"LEFTY LOU" (MAXINE CRISSMAN):
When we first started out, we didn't have too many songs; then that was how Woody started putting his own version to original old songs. And then after a while we ran out of those, and he started writing his own.
And he came up with "Oklahoma Hills" and "Reno Blues," and all those came about by accident, by a news clipping, when I found this clipping of the cowboy being shot, you know, in an argument over a girl in Reno. So Woody came up and he looked at it and wrote "Reno Blues" or "Philadelphia Lawyer" at that time.
And when we did it on the air, this man, a friend of the cowboy, wrote to us and sent a picture of the cowboy that had been shot.
When my brothers and I first started in the music business, we used to follow the rodeos, and we'd set up in a bar and play.
And right across the street from us, in another bar, was Woody Guthrie and Jack Guthrie playing and singing and doing the same thing we was -- playin' for tips so they could get some food put in their stomach... And I would stand outside and listen, and that's when I learned the "Philadelphia Lawyer," which was then known as the "Reno Blues."
The last account I had was back in the late '40s, and it had sold over eight million then, and at that time, that was a lot of records...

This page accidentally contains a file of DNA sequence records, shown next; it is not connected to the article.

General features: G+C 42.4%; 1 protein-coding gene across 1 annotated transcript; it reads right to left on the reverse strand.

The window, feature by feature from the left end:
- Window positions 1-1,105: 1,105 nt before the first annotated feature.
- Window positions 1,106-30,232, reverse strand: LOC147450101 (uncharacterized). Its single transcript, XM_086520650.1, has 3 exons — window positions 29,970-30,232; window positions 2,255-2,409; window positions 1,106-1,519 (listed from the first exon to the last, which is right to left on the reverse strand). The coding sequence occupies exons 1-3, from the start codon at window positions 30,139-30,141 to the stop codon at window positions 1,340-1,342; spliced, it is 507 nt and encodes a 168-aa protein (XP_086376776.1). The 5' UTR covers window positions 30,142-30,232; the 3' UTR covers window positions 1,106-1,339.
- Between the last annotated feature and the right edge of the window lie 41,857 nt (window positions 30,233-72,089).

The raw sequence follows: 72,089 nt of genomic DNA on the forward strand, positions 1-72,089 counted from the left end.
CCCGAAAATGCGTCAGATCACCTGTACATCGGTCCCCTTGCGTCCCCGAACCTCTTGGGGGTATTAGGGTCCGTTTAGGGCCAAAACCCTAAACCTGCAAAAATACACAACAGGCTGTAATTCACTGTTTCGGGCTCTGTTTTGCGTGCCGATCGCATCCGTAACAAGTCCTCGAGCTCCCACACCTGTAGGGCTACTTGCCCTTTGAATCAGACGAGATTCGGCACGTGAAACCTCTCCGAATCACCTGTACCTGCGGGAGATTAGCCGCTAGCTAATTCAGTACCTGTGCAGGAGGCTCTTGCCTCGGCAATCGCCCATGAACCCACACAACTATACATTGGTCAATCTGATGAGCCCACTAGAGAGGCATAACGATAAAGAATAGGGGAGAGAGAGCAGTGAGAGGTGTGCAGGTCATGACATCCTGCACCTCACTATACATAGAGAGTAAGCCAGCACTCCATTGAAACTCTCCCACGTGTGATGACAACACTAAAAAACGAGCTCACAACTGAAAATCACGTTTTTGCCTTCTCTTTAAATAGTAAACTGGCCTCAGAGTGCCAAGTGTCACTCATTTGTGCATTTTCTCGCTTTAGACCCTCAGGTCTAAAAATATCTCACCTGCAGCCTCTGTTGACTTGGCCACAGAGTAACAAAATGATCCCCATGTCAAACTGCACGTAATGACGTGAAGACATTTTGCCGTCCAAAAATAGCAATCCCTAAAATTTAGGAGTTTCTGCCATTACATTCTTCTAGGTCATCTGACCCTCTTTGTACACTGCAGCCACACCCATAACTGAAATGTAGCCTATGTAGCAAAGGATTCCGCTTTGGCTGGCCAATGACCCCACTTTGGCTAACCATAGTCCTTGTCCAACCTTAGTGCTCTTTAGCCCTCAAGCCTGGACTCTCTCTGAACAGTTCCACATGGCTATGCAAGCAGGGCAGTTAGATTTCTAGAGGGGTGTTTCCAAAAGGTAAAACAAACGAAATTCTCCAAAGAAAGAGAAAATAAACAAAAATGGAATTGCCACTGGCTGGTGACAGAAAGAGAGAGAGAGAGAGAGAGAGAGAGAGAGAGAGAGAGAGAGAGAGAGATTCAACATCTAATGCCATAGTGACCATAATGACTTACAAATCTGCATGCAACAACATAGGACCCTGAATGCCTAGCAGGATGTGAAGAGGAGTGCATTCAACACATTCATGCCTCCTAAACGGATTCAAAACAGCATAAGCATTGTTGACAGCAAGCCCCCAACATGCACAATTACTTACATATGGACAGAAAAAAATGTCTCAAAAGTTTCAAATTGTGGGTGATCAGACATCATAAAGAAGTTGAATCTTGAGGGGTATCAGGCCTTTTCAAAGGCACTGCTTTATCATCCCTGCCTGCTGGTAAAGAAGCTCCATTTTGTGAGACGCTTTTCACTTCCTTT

"Hard Traveling" BBC TV documentary, c. 1985;
transcribed by Manfred Helfert.
Woody Guthrie was a writer of hundreds of songs, however, he composed very little music. His style was to parody folksongs, and 'Philadelphia Lawyer' is one of his best known parodies, which was based on the old folk ballad 'The Jealous Lover.' Woody wrote the lyrics sometime around August, 1937, while he was singing over KFVD in Los Angeles. He first titled it 'Reno Blues'.... It is possible that when it was sung over KFVD, that someone wrote it down and that it eventually was brought to the attention of Rose Maddox who recorded it. Her words are identical to Woody's version; only the title was changed to 'Philadelphia Lawyer.'
Guy Logsdon, University of Tulsa, OK; reprinted in Dorothy Horstman (ed.), Sing Your Heart Out, Country Boy, New York, NY, 1976, pp. 406-407.
Way out in Reno, Nevada,
Where romance blooms and fades,
A great Philadelphia lawyer
Was in love with a Hollywood maid.
"Come, love, and we will wander
Down where the lights are bright.
I'll win you a divorce from your husband,
And we can get married tonight."
Wild Bill was a gun-totin' cowboy,
Ten notches were carved in his gun.
And all the boys around Reno
Left Wild Bill's maiden alone.
One night when he was returning
From ridin' the range in the cold,
He dreamed of his Hollywood sweetheart,
Her love was as lasting as gold.
As he drew near her window,
A shadow he saw on the shade;
'Twas the great Philadelphia lawyer
Makin' love to Bill's Hollywood maid.
The night was as still as the desert,
The moon hangin' high overhead.
Bill listened awhile to the lawyer,
He could hear ev'ry word that he said:
"Your hands are so pretty and lovely,
Your form's so rare and divine.
Come go with me to the city
And leave this wild cowboy behind."
Now back in old Pennsylvania,
Among those beautiful pines,
There's one less Philadelphia lawyer
In old Philadelphia tonight.